The E-Z Roll was organized as an entirely free event to promote community togetherness. “It’s just a great way to get people off their couches and kids away from their games and devices. The ride promotes comradery, a sense of neighborhood and friendship,” Tobin said. The rides are open to cyclists of all ages. “We have riders who originally brought their kids in carriers on the back of their bikes, and now the kids are riding their own attached bikes. They’ve participated for years. We also have college professors, father-son and mother-daughter pairs, business owners and fast-food employees. Even City Manager Erik Tungate rode with us.”

There’s a different route for riders each week. “Paul Levine maps out our path. He even considers elevations to ensure all riders can come out. We have a different route each time: riding in Oak Park as well as in neighboring cities, including Huntington Woods, Pleasant Ridge, Ferndale, and Berkley,” Tobin explained.

“We promote the event on our Facebook page. We also have a text messaging network that alerts bikers who don’t have Facebook about upcoming rides,” Tobin said.

The E-Z Rollers are not affiliated with any political party, or third-party business or organization, and do not intend on monetizing in any way. Yet, Tobin said, “We do sell t-shirts for just a couple of bucks if riders are interested. And, ‘Ken the light man’ is always around to sell bike lights. We also work with local bike shops, like D&D Bicycles in Berkley, to offer riders discounts on purchases or repairs.”

As interest in the group grew, Tobin also began to print off business cards to direct people to the Facebook page. “People see this massive group of cyclists riding by and they come out on their front porches, waving and cheering us on. They want to know who we are and what it’s all about. So I pass out the cards.”

The E-Z Roll offers a few special events throughout the year, too, including after-ride dinners and a Fourth of July ride. “Chef Cari’s Street Eats offered a fish ‘n chips dinner after one of our rides last year. We’re hoping to do this again this year,” Tobin said. “It offered more of a social atmosphere for riders where we could have more in-depth conversations. The E-Z Roll has helped neighbors meet for the first time, even if they’ve lived next door to each other for years.”

The E-Z Roll team is looking for sponsors for a free helmet giveaway. Business are encouraged to email:

By Ingrid Sjostrand
Photo by Bernie Laframboise

Love and community are the reasons that Ernie’s Market has been successful for the last 63 years, according to owner Ernie Hassan.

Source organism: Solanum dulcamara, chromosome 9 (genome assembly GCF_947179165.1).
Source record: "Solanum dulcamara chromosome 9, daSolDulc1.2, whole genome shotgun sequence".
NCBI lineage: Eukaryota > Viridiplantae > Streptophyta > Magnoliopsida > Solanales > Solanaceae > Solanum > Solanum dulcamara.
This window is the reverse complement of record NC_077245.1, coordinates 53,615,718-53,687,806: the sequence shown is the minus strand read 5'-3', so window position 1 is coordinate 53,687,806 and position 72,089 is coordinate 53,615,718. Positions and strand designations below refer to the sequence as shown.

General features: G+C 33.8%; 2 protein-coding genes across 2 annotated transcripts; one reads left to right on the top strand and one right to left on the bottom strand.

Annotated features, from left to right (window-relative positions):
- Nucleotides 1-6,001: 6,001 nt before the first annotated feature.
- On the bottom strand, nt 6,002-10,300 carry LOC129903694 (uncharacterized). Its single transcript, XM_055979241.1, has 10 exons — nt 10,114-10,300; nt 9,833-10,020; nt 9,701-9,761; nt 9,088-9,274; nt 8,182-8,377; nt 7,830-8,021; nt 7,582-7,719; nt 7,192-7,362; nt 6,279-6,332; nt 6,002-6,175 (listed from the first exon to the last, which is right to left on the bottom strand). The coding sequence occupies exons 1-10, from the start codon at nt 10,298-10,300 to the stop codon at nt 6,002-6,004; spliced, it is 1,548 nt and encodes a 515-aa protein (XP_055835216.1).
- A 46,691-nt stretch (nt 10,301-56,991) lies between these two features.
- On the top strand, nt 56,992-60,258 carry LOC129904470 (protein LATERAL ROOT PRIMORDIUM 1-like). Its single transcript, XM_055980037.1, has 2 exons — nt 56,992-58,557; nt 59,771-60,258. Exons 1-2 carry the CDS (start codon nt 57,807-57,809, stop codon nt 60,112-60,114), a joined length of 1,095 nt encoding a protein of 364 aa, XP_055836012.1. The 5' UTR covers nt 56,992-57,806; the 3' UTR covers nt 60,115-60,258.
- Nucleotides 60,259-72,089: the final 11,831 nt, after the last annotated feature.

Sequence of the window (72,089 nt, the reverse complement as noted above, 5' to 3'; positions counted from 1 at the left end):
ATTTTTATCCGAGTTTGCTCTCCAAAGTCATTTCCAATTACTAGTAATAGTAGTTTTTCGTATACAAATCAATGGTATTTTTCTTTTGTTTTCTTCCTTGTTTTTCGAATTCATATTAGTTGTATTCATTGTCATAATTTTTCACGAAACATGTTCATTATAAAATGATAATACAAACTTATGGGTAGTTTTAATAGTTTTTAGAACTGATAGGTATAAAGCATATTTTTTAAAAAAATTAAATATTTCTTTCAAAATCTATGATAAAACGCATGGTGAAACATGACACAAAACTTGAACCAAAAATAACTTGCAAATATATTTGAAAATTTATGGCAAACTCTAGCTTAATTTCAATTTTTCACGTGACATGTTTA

“It’s a community store, rather than an individual store. I don’t own this, the community does. I’m just doing my part and you’re doing your part by coming in,” Hassan says. “It’s not about money; it’s a love that we have for you. It’s the love that they have for me that makes me stay here.”

The sandwich shop, nestled between homes and businesses bordering Ferndale and Oak Park at 8500 Capital St., regularly sees lines of people waiting up to an hour for a famous Ernie’s sandwich and the charismatic energy of Hassan.

“Famous” isn’t an understatement, either. The list of accolades range from winning Channel 4 Click-On-Detroit’s Best Sandwich Shop for ten years in a row to being featured nationally on Travel Channel’s show, Food Paradise.

To ensure all ingredients are of the best quality, Hassan wakes at 5:30 A.M. to get the freshest meats, cheeses and vegetables, which are then sliced before opening. Sandwiches are customized into colossal sandwiches –one called the “monster” is comprised of seven different meats – and topped with Ernie’s signature “Love Spice.”

But, the sandwiches aren’t the only draw of Ernie’s Market. Many come as much for Hassan’s uplifting, caring personality as they do for the food. “Who loves ya’, Baby!” is affectionately uttered to every customer that comes through the door and is Hassan’s most famous phrase. It’s clear he genuinely cares about his customers and they care for him, too.

“It’s a very unique scenario. This is a safe haven. The mothers, when I was a kid, would come and sit on the bread rack and watch me when my father left. It’s not Ernie’s store, it’s everyone’s,” he says. “They were here as much as I was. It’s nice we’ve had a lot of friends and we still do.”

The sandwich shop started in 1955 with Hassan’s father, the namesake of the market. However, the business has been in the family since the 1920s when Hassan’s grandparents opened their grocery store and meat market. Currently, Hassan’s wife Lois and his daughter both help run the market.

Hassan says he couldn’t pick a better community than Oak Park either, he’s even the Goodwill Ambassador for the city.

“Basically, we are part of a community. I try to be every-thing within the community and, in return, the community helps us. The mayor, the police…everyone involved in the city is wonderful and helps us.”

By: David Ryals

Detroit’s own Gail Perry-Mason has come a long way, from foster care to caring for others. She is a respected authority in the financial industry, and best-selling author. Her years of experience, coupled with her “down-to-earth” but also “down-to-business” style, has made her a sought-after speaker and presenter.

Regularly addressing capacity crowds, she educates people on financial literacy conducting financial training sessions and workshops for companies such as Chrysler, IBM, MGM, Blue Cross and Wells Fargo.